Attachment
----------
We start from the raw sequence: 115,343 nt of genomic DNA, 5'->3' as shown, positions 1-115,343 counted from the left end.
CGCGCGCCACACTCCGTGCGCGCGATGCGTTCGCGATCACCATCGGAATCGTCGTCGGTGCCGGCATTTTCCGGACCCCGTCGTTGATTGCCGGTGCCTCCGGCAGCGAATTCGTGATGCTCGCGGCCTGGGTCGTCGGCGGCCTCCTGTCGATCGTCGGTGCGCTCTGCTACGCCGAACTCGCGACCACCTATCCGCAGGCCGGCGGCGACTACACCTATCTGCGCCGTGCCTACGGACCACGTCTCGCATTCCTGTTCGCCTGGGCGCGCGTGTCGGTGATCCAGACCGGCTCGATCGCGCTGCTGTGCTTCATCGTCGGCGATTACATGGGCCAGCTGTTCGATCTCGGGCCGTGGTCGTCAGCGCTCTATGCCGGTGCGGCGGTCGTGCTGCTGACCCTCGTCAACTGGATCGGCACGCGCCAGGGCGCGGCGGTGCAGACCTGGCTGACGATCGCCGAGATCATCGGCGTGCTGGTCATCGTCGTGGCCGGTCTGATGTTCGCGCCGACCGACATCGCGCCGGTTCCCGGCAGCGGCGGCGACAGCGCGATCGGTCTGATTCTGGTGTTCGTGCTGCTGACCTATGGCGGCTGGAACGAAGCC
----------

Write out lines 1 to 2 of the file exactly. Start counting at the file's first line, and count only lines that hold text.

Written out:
We start from the raw sequence: 115,343 nt of genomic DNA, 5'->3' as shown, positions 1-115,343 counted from the left end.
CGCGCGCCACACTCCGTGCGCGCGATGCGTTCGCGATCACCATCGGAATCGTCGTCGGTGCCGGCATTTTCCGGACCCCGTCGTTGATTGCCGGTGCCTCCGGCAGCGAATTCGTGATGCTCGCGGCCTGGGTCGTCGGCGGCCTCCTGTCGATCGTCGGTGCGCTCTGCTACGCCGAACTCGCGACCACCTATCCGCAGGCCGGCGGCGACTACACCTATCTGCGCCGTGCCTACGGACCACGTCTCGCATTCCTGTTCGCCTGGGCGCGCGTGTCGGTGATCCAGACCGGCTCGATCGCGCTGCTGTGCTTCATCGTCGGCGATTACATGGGCCAGCTGTTCGATCTCGGGCCGTGGTCGTCAGCGCTCTATGCCGGTGCGGCGGTCGTGCTGCTGACCCTCGTCAACTGGATCGGCACGCGCCAGGGCGCGGCGGTGCAGACCTGGCTGACGATCGCCGAGATCATCGGCGTGCTGGTCATCGTCGTGGCCGGTCTGATGTTCGCGCCGACCGACATCGCGCCGGTTCCCGGCAGCGGCGGCGACAGCGCGATCGGTCTGATTCTGGTGTTCGTGCTGCTGACCTATGGCGGCTGGAACGAAGCC